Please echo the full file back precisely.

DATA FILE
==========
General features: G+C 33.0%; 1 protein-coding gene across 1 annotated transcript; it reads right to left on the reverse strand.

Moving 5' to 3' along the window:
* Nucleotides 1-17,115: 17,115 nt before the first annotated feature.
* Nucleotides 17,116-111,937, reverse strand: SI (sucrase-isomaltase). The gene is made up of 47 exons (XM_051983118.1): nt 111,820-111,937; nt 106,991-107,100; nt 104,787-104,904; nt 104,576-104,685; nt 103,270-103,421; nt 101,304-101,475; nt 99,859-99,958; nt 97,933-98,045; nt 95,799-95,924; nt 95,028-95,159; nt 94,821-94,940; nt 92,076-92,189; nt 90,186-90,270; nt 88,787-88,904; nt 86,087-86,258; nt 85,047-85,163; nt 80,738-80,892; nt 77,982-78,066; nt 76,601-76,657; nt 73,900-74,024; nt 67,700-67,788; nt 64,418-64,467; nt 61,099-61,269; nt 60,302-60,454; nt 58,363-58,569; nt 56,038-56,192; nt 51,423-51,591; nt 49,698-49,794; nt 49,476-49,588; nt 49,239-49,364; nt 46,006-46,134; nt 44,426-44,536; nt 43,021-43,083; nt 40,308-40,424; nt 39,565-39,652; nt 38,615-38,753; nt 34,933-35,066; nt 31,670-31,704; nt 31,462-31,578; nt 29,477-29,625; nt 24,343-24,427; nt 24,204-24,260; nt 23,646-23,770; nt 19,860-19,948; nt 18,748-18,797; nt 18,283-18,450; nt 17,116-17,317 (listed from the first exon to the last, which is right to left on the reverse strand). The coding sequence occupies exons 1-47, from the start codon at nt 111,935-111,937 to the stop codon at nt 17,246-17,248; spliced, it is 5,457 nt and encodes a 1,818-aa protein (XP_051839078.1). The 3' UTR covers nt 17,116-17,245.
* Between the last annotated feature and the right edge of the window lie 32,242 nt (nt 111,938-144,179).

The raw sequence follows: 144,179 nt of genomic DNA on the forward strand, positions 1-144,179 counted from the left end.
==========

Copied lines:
General features: G+C 33.0%; 1 protein-coding gene across 1 annotated transcript; it reads right to left on the reverse strand.

Moving 5' to 3' along the window:
* Nucleotides 1-17,115: 17,115 nt before the first annotated feature.
* Nucleotides 17,116-111,937, reverse strand: SI (sucrase-isomaltase). The gene is made up of 47 exons (XM_051983118.1): nt 111,820-111,937; nt 106,991-107,100; nt 104,787-104,904; nt 104,576-104,685; nt 103,270-103,421; nt 101,304-101,475; nt 99,859-99,958; nt 97,933-98,045; nt 95,799-95,924; nt 95,028-95,159; nt 94,821-94,940; nt 92,076-92,189; nt 90,186-90,270; nt 88,787-88,904; nt 86,087-86,258; nt 85,047-85,163; nt 80,738-80,892; nt 77,982-78,066; nt 76,601-76,657; nt 73,900-74,024; nt 67,700-67,788; nt 64,418-64,467; nt 61,099-61,269; nt 60,302-60,454; nt 58,363-58,569; nt 56,038-56,192; nt 51,423-51,591; nt 49,698-49,794; nt 49,476-49,588; nt 49,239-49,364; nt 46,006-46,134; nt 44,426-44,536; nt 43,021-43,083; nt 40,308-40,424; nt 39,565-39,652; nt 38,615-38,753; nt 34,933-35,066; nt 31,670-31,704; nt 31,462-31,578; nt 29,477-29,625; nt 24,343-24,427; nt 24,204-24,260; nt 23,646-23,770; nt 19,860-19,948; nt 18,748-18,797; nt 18,283-18,450; nt 17,116-17,317 (listed from the first exon to the last, which is right to left on the reverse strand). The coding sequence occupies exons 1-47, from the start codon at nt 111,935-111,937 to the stop codon at nt 17,246-17,248; spliced, it is 5,457 nt and encodes a 1,818-aa protein (XP_051839078.1). The 3' UTR covers nt 17,116-17,245.
* Between the last annotated feature and the right edge of the window lie 32,242 nt (nt 111,938-144,179).

The raw sequence follows: 144,179 nt of genomic DNA on the forward strand, positions 1-144,179 counted from the left end.